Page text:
Lauren may have broken into the competitive fashion world, but not without simultaneously enduring a diagnosis that felt confusing, frightening and dream-destroying. But she is hardly alone; 1.5 million Americans suffer from lupus, 90 percent of whom are young women. Lauren’s work with the SLE Lupus Foundation has allowed her to help others cope and find hope through research that’s taking place. Here, she answers a few questions about her experience:
Q: Why do you think more people don’t know about lupus?
LF: Lupus is such a weird topic. Every time I told someone I have it, they say,” Oh, I know someone who has it…what is that?” People know it’s out there, but what manifests as symptoms and issues in one person is not necessarily the same for someone else. This makes lupus hard to spot, hard to diagnose, hard to treat and hard to understand.
Q: Is the difficulty you had in getting diagnosed with lupus typical?
LF: Yes, it’s entirely common for someone to have trouble getting diagnosed. The symptoms one sees with lupus are often symptoms of other disorders and diseases. It takes on average three years for someone to get fully diagnosed. I feel lucky it only took a year for me.
Q: In your experience, what did you find to be the most common misconception about the disease and how did you overcome it?
Our May issue (on stands now!) features a lightened-up version of enchiladas, along with tips from Julian Medina, Chef/Owner Toloache, Yerba Buena and Coppelia restaurants in NYC. And with Cinco de Mayo right around the corner, we were psyched to score a few more online-only recipes from the inventive chef! Combine the gourmet recipes below with the guilt-free one in the mag and you’ll have a flavorful fiesta ready to go!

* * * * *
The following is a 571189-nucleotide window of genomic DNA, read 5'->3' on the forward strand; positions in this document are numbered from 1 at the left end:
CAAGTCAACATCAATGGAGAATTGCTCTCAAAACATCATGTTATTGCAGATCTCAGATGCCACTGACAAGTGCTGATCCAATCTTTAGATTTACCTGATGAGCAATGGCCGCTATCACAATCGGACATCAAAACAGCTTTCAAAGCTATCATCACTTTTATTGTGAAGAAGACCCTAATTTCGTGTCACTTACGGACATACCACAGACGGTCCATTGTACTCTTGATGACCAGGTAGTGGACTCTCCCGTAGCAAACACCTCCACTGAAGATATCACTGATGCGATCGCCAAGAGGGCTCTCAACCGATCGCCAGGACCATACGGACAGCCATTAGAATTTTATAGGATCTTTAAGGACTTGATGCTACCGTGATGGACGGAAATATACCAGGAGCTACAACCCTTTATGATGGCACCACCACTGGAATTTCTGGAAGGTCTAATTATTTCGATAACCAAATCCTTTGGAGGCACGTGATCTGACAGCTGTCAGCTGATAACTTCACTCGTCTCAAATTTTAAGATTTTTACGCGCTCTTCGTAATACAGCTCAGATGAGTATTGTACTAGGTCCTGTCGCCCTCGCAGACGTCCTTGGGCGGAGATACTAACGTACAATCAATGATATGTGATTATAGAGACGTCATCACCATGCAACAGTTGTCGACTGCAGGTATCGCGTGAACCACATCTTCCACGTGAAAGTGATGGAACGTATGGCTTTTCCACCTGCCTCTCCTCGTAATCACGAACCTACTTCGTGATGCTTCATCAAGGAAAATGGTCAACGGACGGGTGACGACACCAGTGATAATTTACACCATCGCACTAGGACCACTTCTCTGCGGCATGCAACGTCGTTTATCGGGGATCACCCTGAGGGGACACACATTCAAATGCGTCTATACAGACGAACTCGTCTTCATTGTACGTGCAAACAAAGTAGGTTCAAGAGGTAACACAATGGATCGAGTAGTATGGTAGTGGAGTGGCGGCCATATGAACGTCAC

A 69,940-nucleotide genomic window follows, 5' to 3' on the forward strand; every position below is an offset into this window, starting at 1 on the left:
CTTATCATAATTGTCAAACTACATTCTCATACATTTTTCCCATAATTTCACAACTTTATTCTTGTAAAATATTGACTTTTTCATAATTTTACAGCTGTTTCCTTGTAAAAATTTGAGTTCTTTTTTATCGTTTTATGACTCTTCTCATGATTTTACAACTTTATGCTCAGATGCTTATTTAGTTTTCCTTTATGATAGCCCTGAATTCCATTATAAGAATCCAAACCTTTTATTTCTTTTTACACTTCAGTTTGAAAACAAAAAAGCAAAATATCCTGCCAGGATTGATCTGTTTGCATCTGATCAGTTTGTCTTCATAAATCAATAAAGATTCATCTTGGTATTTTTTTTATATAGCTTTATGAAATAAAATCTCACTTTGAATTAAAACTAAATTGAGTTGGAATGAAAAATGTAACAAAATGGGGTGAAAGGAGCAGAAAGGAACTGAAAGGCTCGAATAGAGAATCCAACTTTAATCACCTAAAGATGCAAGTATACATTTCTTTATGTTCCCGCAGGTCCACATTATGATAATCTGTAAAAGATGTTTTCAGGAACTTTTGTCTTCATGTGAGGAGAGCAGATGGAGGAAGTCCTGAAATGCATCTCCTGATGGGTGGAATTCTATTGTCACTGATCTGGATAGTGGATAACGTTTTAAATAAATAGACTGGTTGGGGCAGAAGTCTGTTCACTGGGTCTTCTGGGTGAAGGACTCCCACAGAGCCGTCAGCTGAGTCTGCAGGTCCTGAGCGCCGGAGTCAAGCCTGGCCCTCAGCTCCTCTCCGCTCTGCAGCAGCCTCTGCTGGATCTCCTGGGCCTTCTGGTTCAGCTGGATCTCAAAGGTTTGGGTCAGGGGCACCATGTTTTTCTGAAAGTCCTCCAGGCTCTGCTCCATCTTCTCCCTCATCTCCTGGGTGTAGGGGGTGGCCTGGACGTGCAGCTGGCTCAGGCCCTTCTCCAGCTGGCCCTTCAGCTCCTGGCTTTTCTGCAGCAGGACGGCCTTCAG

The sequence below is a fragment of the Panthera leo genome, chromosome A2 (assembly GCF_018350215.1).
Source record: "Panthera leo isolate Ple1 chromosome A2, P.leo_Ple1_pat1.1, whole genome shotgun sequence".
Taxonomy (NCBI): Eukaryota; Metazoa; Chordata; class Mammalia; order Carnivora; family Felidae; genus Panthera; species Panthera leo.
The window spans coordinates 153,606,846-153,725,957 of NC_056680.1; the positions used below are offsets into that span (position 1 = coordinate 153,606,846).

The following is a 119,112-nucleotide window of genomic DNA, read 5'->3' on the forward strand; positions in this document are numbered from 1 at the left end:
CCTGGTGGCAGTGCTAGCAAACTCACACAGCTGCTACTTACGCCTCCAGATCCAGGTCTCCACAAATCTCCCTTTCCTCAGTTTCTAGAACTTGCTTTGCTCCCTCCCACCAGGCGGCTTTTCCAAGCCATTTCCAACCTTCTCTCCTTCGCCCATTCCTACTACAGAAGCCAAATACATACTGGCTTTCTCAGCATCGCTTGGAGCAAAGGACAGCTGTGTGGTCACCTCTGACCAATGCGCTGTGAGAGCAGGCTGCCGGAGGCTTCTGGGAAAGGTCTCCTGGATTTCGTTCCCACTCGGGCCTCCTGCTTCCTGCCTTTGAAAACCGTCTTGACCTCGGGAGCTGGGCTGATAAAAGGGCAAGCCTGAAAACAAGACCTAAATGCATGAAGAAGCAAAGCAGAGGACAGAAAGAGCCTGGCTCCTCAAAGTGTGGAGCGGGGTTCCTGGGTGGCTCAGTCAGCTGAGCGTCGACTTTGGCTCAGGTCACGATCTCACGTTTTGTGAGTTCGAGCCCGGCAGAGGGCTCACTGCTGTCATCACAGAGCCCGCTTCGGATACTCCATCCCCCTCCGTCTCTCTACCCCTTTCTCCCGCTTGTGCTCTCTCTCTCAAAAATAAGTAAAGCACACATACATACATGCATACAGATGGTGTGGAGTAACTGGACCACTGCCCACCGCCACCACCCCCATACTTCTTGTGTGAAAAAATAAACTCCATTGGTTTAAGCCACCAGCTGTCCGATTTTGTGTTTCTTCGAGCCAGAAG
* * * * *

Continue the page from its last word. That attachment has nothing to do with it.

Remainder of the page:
Guacamole de Frutas (serves 4)
- 2 Mexican Hass avocados
- 1/2 teaspoon lime juice
- 2 tablespoons Vidalia onion, diced
- 2 tablespoons mango, diced
- 2 tablespoons peach, diced
- 2 tablespoons apple, diced
- 1/4 teaspoon habanero pepper, minced
- 1 teaspoon Thai basil, thinly sliced
- 1 tablespoon pomegranate seeds
- Kosher salt to taste
1. Scoop the pulp out of the ripe avocados into a bowl.
2. Add the remaining ingredients and a pinch of salt. Mash the ingredients together, leaving it chunky and check the seasoning.
3. Serve with warm corn tortillas or chips.
Toloache Margarita (serves 1)
For the Hibiscus Puree:
- 1 cup of hibiscus flower
- 2 cups boiling water
- 1 ounce sugar
Combine ingredients into a blender, or food processor and puree until smooth. Let cool.
For the Virgin Mix:
- 1 ounce Cointreau
- 1 ounce lime juice
In a separate container combine the Cointreau and lime juice, stir well.
For the Toloache Margarita:
- ½ bar spoon of blueberries
- 2 ounces hibiscus puree
- 2 ounces Herradura Blanco
- 1 ounce virgin mix
- Splash of simple syrup
1. In a cocktail shaker muddle the ½ bar spoon of blueberries, then add the hibiscus puree. Pour in the Herradura Blanco, virgin mix and simple syrup. Add ice and shake well.
2. Pour the margarita into a chilled rocks glass and garnish with a hibiscus flower and lime wedge.
Keep reading for an ambitious chicken quesadilla…!
There are modeling competitions…and then there are models who compete.
We prefer focusing on the latter, and the athletic, crazy-cool Ludus Athletics Model Beach Volleyball Tournament in South Beach a few short weeks ago is a prime example of model behavior that may motivate you to start getting summer-ready! Pictures worth being jealous of:Read more